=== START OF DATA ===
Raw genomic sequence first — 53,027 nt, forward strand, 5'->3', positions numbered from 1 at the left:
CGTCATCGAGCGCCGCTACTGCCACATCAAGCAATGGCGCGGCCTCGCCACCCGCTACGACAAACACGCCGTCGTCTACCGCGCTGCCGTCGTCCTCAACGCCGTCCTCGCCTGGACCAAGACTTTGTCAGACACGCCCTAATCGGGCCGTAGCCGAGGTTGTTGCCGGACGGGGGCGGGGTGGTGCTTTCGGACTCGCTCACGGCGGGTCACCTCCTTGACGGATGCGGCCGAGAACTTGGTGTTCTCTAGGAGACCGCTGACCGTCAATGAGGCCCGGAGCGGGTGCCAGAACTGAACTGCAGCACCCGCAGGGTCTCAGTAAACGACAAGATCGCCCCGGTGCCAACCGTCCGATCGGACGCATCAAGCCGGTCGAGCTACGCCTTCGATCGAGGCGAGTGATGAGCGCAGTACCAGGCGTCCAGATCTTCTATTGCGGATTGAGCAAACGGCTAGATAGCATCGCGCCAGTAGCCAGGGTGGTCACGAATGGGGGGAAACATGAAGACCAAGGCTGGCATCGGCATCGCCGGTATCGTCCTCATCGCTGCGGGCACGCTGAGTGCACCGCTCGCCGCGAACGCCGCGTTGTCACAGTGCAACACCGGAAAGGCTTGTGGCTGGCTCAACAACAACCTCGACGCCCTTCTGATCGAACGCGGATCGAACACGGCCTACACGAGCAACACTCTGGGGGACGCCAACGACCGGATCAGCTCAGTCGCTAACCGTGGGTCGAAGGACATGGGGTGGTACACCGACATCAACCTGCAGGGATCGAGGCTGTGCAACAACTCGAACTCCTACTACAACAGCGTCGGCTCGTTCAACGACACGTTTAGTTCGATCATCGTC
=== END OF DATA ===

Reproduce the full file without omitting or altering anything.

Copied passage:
Raw genomic sequence first — 53,027 nt, forward strand, 5'->3', positions numbered from 1 at the left:
CGTCATCGAGCGCCGCTACTGCCACATCAAGCAATGGCGCGGCCTCGCCACCCGCTACGACAAACACGCCGTCGTCTACCGCGCTGCCGTCGTCCTCAACGCCGTCCTCGCCTGGACCAAGACTTTGTCAGACACGCCCTAATCGGGCCGTAGCCGAGGTTGTTGCCGGACGGGGGCGGGGTGGTGCTTTCGGACTCGCTCACGGCGGGTCACCTCCTTGACGGATGCGGCCGAGAACTTGGTGTTCTCTAGGAGACCGCTGACCGTCAATGAGGCCCGGAGCGGGTGCCAGAACTGAACTGCAGCACCCGCAGGGTCTCAGTAAACGACAAGATCGCCCCGGTGCCAACCGTCCGATCGGACGCATCAAGCCGGTCGAGCTACGCCTTCGATCGAGGCGAGTGATGAGCGCAGTACCAGGCGTCCAGATCTTCTATTGCGGATTGAGCAAACGGCTAGATAGCATCGCGCCAGTAGCCAGGGTGGTCACGAATGGGGGGAAACATGAAGACCAAGGCTGGCATCGGCATCGCCGGTATCGTCCTCATCGCTGCGGGCACGCTGAGTGCACCGCTCGCCGCGAACGCCGCGTTGTCACAGTGCAACACCGGAAAGGCTTGTGGCTGGCTCAACAACAACCTCGACGCCCTTCTGATCGAACGCGGATCGAACACGGCCTACACGAGCAACACTCTGGGGGACGCCAACGACCGGATCAGCTCAGTCGCTAACCGTGGGTCGAAGGACATGGGGTGGTACACCGACATCAACCTGCAGGGATCGAGGCTGTGCAACAACTCGAACTCCTACTACAACAGCGTCGGCTCGTTCAACGACACGTTTAGTTCGATCATCGTC